Humanitarian accountability and governance

At the heart of the accountability debate are the issues of power relations and where responsibility rests.

To satisfactorily give affected populations a voice in decision making, they must have a clear influence over how resources are to be used. At present, this power rests (to different degrees) with actors at each level of the humanitarian system, primarily at the international or national levels. This may or may not include domestic governments, International non-governmental organisations (INGO), UN agencies, donors and others, and is largely determined by context.

There is an acknowledgement that this needs to change, but there’s also a resistance to the loss of power and decision making (CHS Alliance 2018). The humanitarian system revolves around a familiar cast list of actors and is built upon a culture and norms of behaviour at different levels and within different organisations and institutions.

Christina Bennett in her work Constructive Deconstruction (2018) highlights a number of issues related to the governance in the humanitarian system. While this system highlights the need to give affected populations a stronger voice, the reality is that legitimacy and authority rests with those organisations that have direct control over resources and information. The level of in-country influence by INGOs and others can be comparable to some government ministries, but without the same level of domestic scrutiny (Bennett 2017).

The donor, not the family affected, is from a business viewpoint still seen as the customer; able to move its allegiance from different suppliers (aid organisations) if it’s not happy with one’s performance, without losing its own power within the system. The situation is further complicated by the culture of sub-contracting (NGO to local organisation); so that the lines of accountability become blurred and the net value of the humanitarian resource is diminished as it passes through each level (Bennett 2017).

Responsibility v capacity

To take on responsibility also requires capacity. The need to strengthen in-country capacities to better manage humanitarian crises is recognised and there has been positive progress, but the reality of who leads on this process and is responsible for its success is more ambiguous. Country level DRR platforms have had mixed results in bringing different stakeholders together to address risk, while government services, already under resourced and in great demand, face the challenge of integrating a new set of priorities.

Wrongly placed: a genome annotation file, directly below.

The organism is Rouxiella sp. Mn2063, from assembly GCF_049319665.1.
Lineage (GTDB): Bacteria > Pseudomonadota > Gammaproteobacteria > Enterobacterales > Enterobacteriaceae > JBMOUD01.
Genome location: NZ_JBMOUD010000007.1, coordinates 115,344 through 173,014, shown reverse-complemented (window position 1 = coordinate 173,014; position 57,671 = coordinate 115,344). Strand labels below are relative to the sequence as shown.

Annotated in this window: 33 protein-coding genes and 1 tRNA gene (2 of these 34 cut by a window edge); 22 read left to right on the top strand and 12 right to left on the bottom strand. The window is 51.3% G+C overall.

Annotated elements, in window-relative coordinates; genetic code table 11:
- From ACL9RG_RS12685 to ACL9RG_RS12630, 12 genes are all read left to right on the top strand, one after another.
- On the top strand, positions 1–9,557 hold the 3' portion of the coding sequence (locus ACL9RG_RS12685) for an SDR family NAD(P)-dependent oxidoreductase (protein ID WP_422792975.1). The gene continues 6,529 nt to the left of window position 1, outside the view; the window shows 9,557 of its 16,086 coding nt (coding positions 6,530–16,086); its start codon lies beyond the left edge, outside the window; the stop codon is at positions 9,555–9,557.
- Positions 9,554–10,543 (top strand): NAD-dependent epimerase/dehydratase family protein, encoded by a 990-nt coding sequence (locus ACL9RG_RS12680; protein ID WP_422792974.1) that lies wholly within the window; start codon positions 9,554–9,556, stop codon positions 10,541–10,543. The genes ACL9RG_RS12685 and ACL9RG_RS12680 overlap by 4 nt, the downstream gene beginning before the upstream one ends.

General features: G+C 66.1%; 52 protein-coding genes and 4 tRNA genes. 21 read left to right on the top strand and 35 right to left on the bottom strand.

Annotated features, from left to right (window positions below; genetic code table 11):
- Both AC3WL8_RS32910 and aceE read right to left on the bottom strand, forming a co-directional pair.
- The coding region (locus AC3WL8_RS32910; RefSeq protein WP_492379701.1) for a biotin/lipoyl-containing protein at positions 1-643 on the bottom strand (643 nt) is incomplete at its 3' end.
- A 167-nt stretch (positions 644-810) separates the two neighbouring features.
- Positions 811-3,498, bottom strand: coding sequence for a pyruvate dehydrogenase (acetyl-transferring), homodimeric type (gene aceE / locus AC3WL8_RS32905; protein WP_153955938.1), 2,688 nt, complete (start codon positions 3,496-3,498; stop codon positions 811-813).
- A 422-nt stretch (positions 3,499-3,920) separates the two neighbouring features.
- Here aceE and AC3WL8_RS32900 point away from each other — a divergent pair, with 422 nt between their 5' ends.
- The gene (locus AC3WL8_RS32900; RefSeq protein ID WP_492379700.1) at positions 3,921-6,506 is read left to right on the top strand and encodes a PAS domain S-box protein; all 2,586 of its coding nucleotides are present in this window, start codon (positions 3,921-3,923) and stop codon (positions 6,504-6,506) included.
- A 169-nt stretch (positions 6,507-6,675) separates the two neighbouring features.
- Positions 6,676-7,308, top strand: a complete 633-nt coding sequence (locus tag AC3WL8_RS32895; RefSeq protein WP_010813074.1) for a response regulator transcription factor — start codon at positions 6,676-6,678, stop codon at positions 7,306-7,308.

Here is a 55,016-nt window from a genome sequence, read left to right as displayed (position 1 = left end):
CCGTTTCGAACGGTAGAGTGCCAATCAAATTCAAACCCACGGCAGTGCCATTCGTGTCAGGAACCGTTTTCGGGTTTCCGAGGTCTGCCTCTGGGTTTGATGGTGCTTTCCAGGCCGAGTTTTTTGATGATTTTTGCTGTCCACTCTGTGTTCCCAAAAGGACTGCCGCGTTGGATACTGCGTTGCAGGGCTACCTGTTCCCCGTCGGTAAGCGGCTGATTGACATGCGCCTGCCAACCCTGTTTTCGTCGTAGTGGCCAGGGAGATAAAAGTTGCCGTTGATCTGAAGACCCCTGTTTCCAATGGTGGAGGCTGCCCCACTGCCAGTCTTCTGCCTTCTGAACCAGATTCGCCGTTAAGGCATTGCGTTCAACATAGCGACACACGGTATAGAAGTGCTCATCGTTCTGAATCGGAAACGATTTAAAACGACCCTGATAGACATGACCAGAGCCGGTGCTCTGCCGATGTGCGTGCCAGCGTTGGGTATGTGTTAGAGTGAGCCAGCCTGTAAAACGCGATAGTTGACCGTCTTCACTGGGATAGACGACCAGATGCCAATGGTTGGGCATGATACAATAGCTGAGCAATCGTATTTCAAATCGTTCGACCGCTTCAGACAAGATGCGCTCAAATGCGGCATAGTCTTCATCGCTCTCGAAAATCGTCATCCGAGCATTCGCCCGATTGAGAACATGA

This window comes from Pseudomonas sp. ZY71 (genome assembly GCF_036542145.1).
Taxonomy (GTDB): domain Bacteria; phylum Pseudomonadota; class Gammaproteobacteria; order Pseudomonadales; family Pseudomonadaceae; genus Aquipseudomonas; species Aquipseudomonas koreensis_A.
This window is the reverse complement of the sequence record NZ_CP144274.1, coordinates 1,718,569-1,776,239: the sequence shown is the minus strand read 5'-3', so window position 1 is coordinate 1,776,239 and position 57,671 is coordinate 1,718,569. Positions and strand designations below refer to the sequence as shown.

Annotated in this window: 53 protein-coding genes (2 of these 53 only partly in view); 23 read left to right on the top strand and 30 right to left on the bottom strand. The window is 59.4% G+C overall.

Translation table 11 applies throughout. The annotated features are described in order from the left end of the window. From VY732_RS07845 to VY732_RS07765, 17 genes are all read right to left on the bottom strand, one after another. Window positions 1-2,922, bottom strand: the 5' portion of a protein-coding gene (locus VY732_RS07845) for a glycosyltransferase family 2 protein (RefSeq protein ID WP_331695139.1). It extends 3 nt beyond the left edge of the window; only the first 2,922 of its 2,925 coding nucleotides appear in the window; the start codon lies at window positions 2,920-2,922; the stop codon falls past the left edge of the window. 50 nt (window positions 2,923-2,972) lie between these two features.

NGOs, UN agencies and others are providing increasingly coordinated support for governments to build capacities but face their own resource constraints. Integrating good practice into school and civil service training curricula is one approach where progress is being made, the former being increasingly well coordinated through initiatives like GADRRRES (The Global Alliance for Disaster Risk Reduction and Resilience in the Education Sector).

The Inter-Agency Standing Committee in its guidance on emergency response preparedness highlights the need to build national and local preparedness capacity to undertake risk analysis and monitoring, but from a pragmatic perspective, recognises the need for different INGOs, UN Agencies, Red Cross Movement and others to be organisationally prepared at national levels, and to ensure their own inter-agency coherence in this respect (IASC 2015).

Strengthening local capacity and accountability

The localisation agenda may also appear on paper as though decision making and responsibility and resources are being decentralised down to local levels. The reality may be that local NGOs are only sub-contracted to take on work or used to legitimise international assistance where the latter is perceived as problematic. However, the decision making, and management of risk, still rests with the country or international level organisation. Power relations in this context may remain unchanged (CHS Alliance 2018).

Localisation is supported by a number of different initiatives seeking (to different degrees) to move authority and responsibility to a local level.

These include:

  • The Start Network (we will look at their work in more detail later in the module)

  • Local to Global Protection (L2GP)

  • Shifting the Power project (Start Network)

  • Charter for Change (Charter4Change)

An important and necessary development is seeing a growing number of local networks seeking to advance this agenda themselves, these include ADRRN (The Asian Disaster Reduction and Response network) founded in 2002 (CHS Alliance 2018).

However, there are other barriers to effective localisation. National and international NGOs and UN agencies, as well as delivering against their mandates, are also competing for profile and for the resources not just to deliver humanitarian assistance or long term programming, but also to maintain their country and global structures.


References

Bennett C (2018) Constructive Deconstruction: Imagining Alternative Humanitarian Action. London: ODI

CHS Alliance (2018) Humanitarian Accountability Report. Geneva: CHS Alliance

Dubois M (2018) The New Humanitarian Basics. London: ODI

IASC (2015) The Humanitarian Programme Cycle Version 2.0. Inter Agency Standing Committee

UNISDR (2015) Sendai Framework for Disaster Risk Reduction, 2015-2030. Geneva: UNISDR

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This article is from the free online course:

Disaster Management and Accountability

Coventry University